Big Media Companies Sued For Using YouTube Clip Without Permission

CNN and Canada’s CBC and will face legal action after the two media houses allegedly took a 31 second video clip from YouTube and utilized it in their news broadcasts without permission. Besides allegations of copyright violation, the media giants face accusations that they infringed the anti-circumvention provisions of the DMCA copyright law.

While millions of members of the online community upload video clips daily without expecting anything in return, it is possible for trendy content to generate much revenue through YouTube’s account monetization plan.

Alfonzo Cutaia, a resident of New York, used the program in 2014 when he observed that he had a trendy video, but some news organizations allegedly failed to play by the rules and unfortunately, things have turned out messy.  

It all started to unfold last year when winter storm ‘knife’ concealed sections of New York and its environs under many feet of snow. On November 18th, from his Buffalo office, Cutaia was watching the snowstorm flowing over Lake Erie and he thought it wise to record the unusual events using his mobile phone.

Realizing the potential of his video to attract interest, Cutaia decided to upload his 31 second video to YouTube. He named it “Buffalo Lake Effect” and chose to make revenue through the account monetization plan. Cutaia chose “Standard YouTube License” and watched the number of hits grow by the hour.

The video performed extremely well and after one day, the recording had more than 513000 views. On the second day, things changed so spontaneously with the clip attracting 2.3 million views and soon, Cutaia was receiving many requests from news organizations including ABC, CBS, CNN, AP, and Reuters – to be allowed to use his recording.

However, according to a court case that Cutaia filed this week in a New York court, on November 18th, CBC aired the recording on the internet without authorization, with the organization’s logo superimposed.

After a series of complains to CBC about the persistent illegitimate use of the video, last month, CBC told the New York resident that it acquired the recording from CNN on a license valid for 10 days. However, Cutaia maintained that CBC and its partners had used the video for many months, after obtaining the license from CNN, who were also not licensed to use the clip.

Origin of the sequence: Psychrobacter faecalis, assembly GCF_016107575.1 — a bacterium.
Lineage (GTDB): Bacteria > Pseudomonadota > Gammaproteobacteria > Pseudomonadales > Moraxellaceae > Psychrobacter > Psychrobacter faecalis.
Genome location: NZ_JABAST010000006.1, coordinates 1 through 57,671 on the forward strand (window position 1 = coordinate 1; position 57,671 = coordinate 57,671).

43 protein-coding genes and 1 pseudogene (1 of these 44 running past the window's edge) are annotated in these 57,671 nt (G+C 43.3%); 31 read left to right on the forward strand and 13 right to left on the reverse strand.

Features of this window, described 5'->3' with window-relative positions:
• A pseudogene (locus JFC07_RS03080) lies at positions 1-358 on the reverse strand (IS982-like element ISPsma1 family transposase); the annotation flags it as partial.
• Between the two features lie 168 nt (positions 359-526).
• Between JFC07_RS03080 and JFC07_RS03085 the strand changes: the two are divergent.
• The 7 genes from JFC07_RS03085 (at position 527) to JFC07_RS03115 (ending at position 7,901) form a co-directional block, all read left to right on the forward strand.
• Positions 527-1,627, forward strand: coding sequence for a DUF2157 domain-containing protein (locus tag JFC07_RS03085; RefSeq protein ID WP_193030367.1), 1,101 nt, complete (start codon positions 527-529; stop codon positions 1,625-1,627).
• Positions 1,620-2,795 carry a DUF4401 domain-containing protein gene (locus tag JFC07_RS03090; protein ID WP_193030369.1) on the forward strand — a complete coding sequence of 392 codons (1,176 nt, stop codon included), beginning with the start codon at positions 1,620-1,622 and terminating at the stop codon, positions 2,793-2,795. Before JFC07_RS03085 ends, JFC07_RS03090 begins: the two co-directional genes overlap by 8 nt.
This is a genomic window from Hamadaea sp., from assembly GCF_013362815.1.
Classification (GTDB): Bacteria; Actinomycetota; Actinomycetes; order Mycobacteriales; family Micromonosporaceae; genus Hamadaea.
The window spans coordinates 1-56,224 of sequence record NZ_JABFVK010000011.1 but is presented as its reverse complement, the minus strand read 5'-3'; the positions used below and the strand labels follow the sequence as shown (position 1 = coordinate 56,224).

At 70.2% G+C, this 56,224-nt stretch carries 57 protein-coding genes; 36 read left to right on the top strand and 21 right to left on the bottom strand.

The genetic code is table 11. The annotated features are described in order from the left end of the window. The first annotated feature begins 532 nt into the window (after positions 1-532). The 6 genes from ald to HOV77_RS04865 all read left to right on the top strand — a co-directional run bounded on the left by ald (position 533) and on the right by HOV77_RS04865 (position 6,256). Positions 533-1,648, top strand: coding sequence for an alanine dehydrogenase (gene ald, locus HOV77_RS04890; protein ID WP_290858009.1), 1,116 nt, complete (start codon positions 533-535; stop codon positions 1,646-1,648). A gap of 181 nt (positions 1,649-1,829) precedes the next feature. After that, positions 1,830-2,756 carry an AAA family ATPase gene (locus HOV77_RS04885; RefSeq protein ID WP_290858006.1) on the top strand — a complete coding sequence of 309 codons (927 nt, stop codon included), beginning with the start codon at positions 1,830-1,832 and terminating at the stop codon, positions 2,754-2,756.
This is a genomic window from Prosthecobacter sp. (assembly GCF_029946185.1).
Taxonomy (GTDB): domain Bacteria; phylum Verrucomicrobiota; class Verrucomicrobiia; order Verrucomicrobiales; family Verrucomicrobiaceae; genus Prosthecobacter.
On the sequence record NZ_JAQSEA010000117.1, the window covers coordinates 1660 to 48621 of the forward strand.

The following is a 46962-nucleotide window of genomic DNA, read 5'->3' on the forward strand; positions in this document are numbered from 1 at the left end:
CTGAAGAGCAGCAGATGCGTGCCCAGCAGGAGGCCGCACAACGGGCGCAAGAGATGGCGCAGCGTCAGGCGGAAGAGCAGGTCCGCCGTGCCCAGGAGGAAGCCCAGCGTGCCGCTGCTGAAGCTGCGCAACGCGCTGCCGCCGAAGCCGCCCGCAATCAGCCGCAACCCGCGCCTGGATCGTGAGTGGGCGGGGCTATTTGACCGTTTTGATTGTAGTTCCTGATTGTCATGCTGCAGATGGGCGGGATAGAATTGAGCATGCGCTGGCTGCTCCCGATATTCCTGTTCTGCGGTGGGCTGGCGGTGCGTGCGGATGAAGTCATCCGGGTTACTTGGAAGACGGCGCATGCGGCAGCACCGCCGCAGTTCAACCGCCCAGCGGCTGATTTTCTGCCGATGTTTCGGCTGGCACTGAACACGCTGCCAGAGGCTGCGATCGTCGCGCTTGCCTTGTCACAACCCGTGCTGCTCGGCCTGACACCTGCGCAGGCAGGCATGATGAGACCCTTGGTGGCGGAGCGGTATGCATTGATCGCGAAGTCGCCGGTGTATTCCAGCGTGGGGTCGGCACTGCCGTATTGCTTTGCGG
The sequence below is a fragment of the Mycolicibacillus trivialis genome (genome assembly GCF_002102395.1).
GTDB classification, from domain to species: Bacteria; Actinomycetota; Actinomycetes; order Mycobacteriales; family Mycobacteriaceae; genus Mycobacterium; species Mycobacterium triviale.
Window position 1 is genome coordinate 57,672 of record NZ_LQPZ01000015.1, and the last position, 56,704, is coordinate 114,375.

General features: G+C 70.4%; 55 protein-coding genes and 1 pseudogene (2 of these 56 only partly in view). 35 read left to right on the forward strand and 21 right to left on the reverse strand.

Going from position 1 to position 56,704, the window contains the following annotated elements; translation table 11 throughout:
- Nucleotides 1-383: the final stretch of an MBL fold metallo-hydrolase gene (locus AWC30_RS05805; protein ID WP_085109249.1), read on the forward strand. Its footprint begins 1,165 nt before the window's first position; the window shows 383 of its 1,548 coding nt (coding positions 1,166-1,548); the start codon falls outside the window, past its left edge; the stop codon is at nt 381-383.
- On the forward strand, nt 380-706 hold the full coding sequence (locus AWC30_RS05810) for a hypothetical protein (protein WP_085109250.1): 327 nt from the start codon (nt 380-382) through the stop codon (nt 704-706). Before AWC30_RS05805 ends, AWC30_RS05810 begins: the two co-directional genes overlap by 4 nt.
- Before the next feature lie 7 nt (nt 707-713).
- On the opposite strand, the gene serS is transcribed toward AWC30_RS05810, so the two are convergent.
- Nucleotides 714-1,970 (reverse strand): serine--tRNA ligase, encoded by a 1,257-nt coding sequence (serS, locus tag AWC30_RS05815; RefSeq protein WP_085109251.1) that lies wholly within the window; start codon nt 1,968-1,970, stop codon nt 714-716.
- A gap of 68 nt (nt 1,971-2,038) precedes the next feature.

In his lawsuit, Cutaia seeks lawful injunctions against the two media giants to stop further illegal and unauthorized use of his recording. Seeking appropriate damages, Cutaia also alleges that the news houses willfully and intentionally infringed copyrights.

Amusingly, the court case also claims that both CNN and CBC were in violation of the DMCA when the news organizations ‘liberated’ the video directly from the YouTube website and made it available for viewing elsewhere.

The lawsuit reads, “In order to infringe the Storm Video, CBC [and CNN] circumvented Cutaia’s technological measures limiting access to the Storm Video, without authorization, in violation of 17 U.S.C. § 1201(a)(1)(a).”

It continues to say, “By its reproduction and alteration to the Storm Video, CBC [and CNN] intentionally removed and/or altered the copyright management information of the Storm Video, without authorization, in violation of U.S.C. § 1202(b)(1)”

The two media houses are also facing legal action for distributing the recording despite having full knowledge that copyright was being violated.

Summarily, Cutaia seeks lasting injunctions against the two internationally recognized media houses, blames them of varying extents of copyright intrusion, and demands a jury trial to establish the damages.

Meanwhile “Buffalo Lake Effect” is performing extremely well on the YouTube system. By July the recording had 3.68m hits.

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